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You Don’t Have to Take a Bird for a Memorable Turkey Hunt Day 1: Know When to Call Turkeys and How to Hunt Safely with Larry Norton  

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Editor’s Note: One of the reasons I enjoy turkey hunting so much is because every turkey hunt is so different perhaps due to the location, the person I’m hunting with, the particular bird I’m trying to take or my learning something new that I’ve never expected to learn. I’ve also realized through my almost 60 years of turkey hunting that I don’t have to harvest a gobbler to have a successful, memorable turkey hunt.

Some years ago, Larry Norton, today of Butler, Alabama, but back then a guide at Bent Creek Lodge in Jachin, Ala., whispered to me, “Listen,” as he pointed in the direction from where we both heard a turkey gobbling. As I got ready to go to the bird, Norton held his hand up, meaning for me to stop, and said, “Wait a minute.” As we stood still again in that predawn light, we heard three different turkeys gobbling. The sun was just beginning to peep out from under the cover of darkness when Norton announced, “Okay, let’s go.” Larry was taller than me with legs that seemed to go almost up to his arm pits. For every stride he took, I’d have to take two. As I started to run, I took my shotgun off of my shoulder and put it across the opposite shoulder, so I would have both hands free to run.

As Norton continued to pull away from me, I ran harder down the clay woods road that went in the direction from where we’d heard the three longbeards gobble. I reached the point where I knew I could run no faster, and I became airborne. I never understood previously that my feet could outrun my body. In that split second when my whole body was up in the air with my head moving toward the ground first, I flashed back to when I once taught and competed in judo tournaments in college and afterwards. Heading to the ground, I used my left arm to make a wheel. When I hit, I rolled and was immediately back on my feet chasing Norton.

About 60 or 70 yards after the race had begun Norton slowed to a walk, looked back at me, put his index finger to his lips and whispered, “Shush, listen.” We waited for about a minute, while I was catching my breath. Then we heard the three turkeys gobble again, this time on the back side of the hill from the ridge where we were. Norton took the lead, and we sat down about 15 yards from a small creek. Norton yelped again two or three times. The turkeys came over the ridge they were on coming straight toward us. “Get ready,” Norton said. But just before the three gobblers got within gun range, they turned to the left and walked away from us.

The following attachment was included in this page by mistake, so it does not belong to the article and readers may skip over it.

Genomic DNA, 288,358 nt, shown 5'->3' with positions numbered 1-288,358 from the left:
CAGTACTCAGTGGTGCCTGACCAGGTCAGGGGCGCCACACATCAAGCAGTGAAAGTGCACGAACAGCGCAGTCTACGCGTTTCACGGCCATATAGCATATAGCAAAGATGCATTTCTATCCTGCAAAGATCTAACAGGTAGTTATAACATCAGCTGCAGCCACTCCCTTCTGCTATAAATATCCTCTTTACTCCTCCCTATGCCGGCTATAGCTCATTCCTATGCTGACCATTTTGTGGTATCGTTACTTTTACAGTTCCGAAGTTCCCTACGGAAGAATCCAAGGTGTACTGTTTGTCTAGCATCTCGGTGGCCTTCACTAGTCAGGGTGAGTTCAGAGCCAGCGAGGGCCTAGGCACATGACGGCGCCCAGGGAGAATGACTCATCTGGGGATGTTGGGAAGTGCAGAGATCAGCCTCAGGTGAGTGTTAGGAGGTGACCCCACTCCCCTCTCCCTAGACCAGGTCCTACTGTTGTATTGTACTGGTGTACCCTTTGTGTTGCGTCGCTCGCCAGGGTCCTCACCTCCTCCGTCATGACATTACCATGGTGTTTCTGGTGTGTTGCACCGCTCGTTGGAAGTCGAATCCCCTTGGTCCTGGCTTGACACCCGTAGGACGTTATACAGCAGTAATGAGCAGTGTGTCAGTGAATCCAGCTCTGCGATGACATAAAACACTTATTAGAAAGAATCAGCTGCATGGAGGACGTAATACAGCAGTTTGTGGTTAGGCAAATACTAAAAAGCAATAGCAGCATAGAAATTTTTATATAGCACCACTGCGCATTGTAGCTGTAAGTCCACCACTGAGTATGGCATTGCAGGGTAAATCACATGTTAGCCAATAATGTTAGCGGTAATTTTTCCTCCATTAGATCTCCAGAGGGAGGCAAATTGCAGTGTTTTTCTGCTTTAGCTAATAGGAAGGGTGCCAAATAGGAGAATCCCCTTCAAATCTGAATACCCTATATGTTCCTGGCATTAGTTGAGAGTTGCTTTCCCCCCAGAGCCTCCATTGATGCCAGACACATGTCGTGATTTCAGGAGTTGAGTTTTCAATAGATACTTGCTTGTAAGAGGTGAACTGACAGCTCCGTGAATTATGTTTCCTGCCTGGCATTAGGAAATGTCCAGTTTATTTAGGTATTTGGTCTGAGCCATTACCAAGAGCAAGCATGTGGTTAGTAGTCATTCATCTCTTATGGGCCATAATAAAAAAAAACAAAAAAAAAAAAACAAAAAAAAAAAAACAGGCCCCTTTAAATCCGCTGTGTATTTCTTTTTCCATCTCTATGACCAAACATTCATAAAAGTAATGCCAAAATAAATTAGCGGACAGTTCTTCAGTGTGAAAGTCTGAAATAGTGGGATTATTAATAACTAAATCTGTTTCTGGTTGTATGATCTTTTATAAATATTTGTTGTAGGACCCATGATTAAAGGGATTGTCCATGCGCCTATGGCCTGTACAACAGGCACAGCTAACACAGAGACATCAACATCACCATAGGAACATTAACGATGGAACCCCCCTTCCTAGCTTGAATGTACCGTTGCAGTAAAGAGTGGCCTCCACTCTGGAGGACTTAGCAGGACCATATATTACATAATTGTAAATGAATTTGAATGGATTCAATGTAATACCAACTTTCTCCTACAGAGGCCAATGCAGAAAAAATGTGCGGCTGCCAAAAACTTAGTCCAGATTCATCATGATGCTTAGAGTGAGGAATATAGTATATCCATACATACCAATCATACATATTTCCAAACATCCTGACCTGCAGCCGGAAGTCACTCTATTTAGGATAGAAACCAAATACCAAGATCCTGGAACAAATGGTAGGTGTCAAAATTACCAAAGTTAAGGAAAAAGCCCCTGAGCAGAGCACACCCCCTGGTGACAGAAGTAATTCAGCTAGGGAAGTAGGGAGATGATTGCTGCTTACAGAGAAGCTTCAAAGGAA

“Okay, John, let’s sneak up this creek,” Norton told me quietly. “We’ll try and get on the ridge the turkeys have come over and get ahead of them.” I moved out in front of Norton after we knew the turkeys were out of hearing range. I’d only gone about 40 yards when Norton said, “Stop, give me your gun.” I took my Remington 3-inch Magnum off my shoulder and handed it to Norton. Immediately he took the safety off the gun and ejected all three shotgun shells. Then he cut a small stick with his knife and sat down.

“I’m not believing this,” Norton said. As I watched, he dug about 3 inches of hard-packed clay out of my gun barrel. “If those gobblers had gotten close enough for you to shoot, your gun could have blown up and killed both of us. Or, your gun barrel could have split, and I don’t know what could’ve happened to you.” Apparently, when my feet outran my body, and I did the judo roll to get right back up on my feet without hardly missing a stride, my gun barrel had gone straight down into that clay road. I was shaking at the thought of what might have happened.

However, we did get on top of the ridge ahead of the turkeys. Norton started calling like I’d never heard anyone call before.  The first time he yelped, the longbeards gobbled. He continued to yelp to those three turkeys and never stopped until the first longbeard was almost at the end of my gun barrel when I squeezed the trigger and took him.

What I Learned from This Hunt:

Remember to:

* check your shotgun closely if you’ve fallen with it. When your feet outrun your body, and you trip and fall, check and make sure that you don’t have any broken bones and haven’t skinned up your fingers, your hands, your elbows or your knees. Before you get back into the game of turkey hunting, check out your shotgun very closely. Because I didn’t, I almost had a really, really bad accident.

* notice if gobblers are answering you back when you call to them. I asked Norton why he kept calling to those three turkeys after he knew they were coming to us, and he answered, “If you remember when we were set-up down on the creek, once I stopped calling, the turkeys turned and walked away from us. I’ve learned that when you have a turkey or several turkeys fired-up, and they gobble every time you call to them, you can keep calling until you squeeze the trigger.

* not to run to gobblers. Running to turkeys is a young man’s game.  

To learn more about turkey hunting, check out John E. Phillips’s book, “The Turkey Hunting Guides’ Bible,” at, and available in Kindle, print and Audible versions.

Tomorrow: Use the Sissy Owl Call to Find Turkeys with the Late Dick Kirby

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